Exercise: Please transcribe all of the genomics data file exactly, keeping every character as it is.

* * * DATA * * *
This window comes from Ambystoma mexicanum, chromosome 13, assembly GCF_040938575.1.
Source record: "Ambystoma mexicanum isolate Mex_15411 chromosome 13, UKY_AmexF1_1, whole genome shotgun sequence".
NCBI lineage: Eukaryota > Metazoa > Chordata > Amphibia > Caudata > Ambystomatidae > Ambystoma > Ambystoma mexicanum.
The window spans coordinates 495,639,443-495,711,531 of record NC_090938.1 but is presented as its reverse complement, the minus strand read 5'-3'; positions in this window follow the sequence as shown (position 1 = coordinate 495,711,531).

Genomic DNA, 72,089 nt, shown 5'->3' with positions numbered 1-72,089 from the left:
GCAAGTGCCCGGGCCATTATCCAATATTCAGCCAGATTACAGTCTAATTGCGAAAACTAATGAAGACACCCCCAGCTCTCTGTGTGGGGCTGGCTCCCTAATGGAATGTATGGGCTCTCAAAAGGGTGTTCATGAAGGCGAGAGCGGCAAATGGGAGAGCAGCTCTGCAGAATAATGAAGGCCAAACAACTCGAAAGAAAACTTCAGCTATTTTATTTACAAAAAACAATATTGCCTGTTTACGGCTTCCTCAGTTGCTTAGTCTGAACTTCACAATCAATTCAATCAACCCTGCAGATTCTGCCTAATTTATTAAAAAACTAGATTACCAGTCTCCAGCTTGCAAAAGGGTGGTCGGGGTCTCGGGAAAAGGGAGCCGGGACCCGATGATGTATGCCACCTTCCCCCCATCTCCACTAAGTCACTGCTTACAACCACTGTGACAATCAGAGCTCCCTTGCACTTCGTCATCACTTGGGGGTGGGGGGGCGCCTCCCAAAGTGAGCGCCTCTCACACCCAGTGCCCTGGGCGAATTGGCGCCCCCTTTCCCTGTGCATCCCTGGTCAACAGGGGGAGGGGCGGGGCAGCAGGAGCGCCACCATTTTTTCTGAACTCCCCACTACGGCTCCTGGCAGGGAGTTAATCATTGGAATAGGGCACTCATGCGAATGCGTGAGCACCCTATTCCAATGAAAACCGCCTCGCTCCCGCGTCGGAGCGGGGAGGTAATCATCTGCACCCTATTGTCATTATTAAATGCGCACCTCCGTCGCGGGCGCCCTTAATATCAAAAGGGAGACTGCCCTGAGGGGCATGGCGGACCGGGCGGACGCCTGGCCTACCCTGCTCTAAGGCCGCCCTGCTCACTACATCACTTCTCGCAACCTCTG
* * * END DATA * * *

This window comes from Ambystoma mexicanum, chromosome 13, assembly GCF_040938575.1.
Source record: "Ambystoma mexicanum isolate Mex_15411 chromosome 13, UKY_AmexF1_1, whole genome shotgun sequence".
NCBI lineage: Eukaryota > Metazoa > Chordata > Amphibia > Caudata > Ambystomatidae > Ambystoma > Ambystoma mexicanum.
The window spans coordinates 495,639,443-495,711,531 of record NC_090938.1 but is presented as its reverse complement, the minus strand read 5'-3'; positions in this window follow the sequence as shown (position 1 = coordinate 495,711,531).

Genomic DNA, 72,089 nt, shown 5'->3' with positions numbered 1-72,089 from the left:
GCAAGTGCCCGGGCCATTATCCAATATTCAGCCAGATTACAGTCTAATTGCGAAAACTAATGAAGACACCCCCAGCTCTCTGTGTGGGGCTGGCTCCCTAATGGAATGTATGGGCTCTCAAAAGGGTGTTCATGAAGGCGAGAGCGGCAAATGGGAGAGCAGCTCTGCAGAATAATGAAGGCCAAACAACTCGAAAGAAAACTTCAGCTATTTTATTTACAAAAAACAATATTGCCTGTTTACGGCTTCCTCAGTTGCTTAGTCTGAACTTCACAATCAATTCAATCAACCCTGCAGATTCTGCCTAATTTATTAAAAAACTAGATTACCAGTCTCCAGCTTGCAAAAGGGTGGTCGGGGTCTCGGGAAAAGGGAGCCGGGACCCGATGATGTATGCCACCTTCCCCCCATCTCCACTAAGTCACTGCTTACAACCACTGTGACAATCAGAGCTCCCTTGCACTTCGTCATCACTTGGGGGTGGGGGGGCGCCTCCCAAAGTGAGCGCCTCTCACACCCAGTGCCCTGGGCGAATTGGCGCCCCCTTTCCCTGTGCATCCCTGGTCAACAGGGGGAGGGGCGGGGCAGCAGGAGCGCCACCATTTTTTCTGAACTCCCCACTACGGCTCCTGGCAGGGAGTTAATCATTGGAATAGGGCACTCATGCGAATGCGTGAGCACCCTATTCCAATGAAAACCGCCTCGCTCCCGCGTCGGAGCGGGGAGGTAATCATCTGCACCCTATTGTCATTATTAAATGCGCACCTCCGTCGCGGGCGCCCTTAATATCAAAAGGGAGACTGCCCTGAGGGGCATGGCGGACCGGGCGGACGCCTGGCCTACCCTGCTCTAAGGCCGCCCTGCTCACTACATCACTTCTCGCAACCTCTG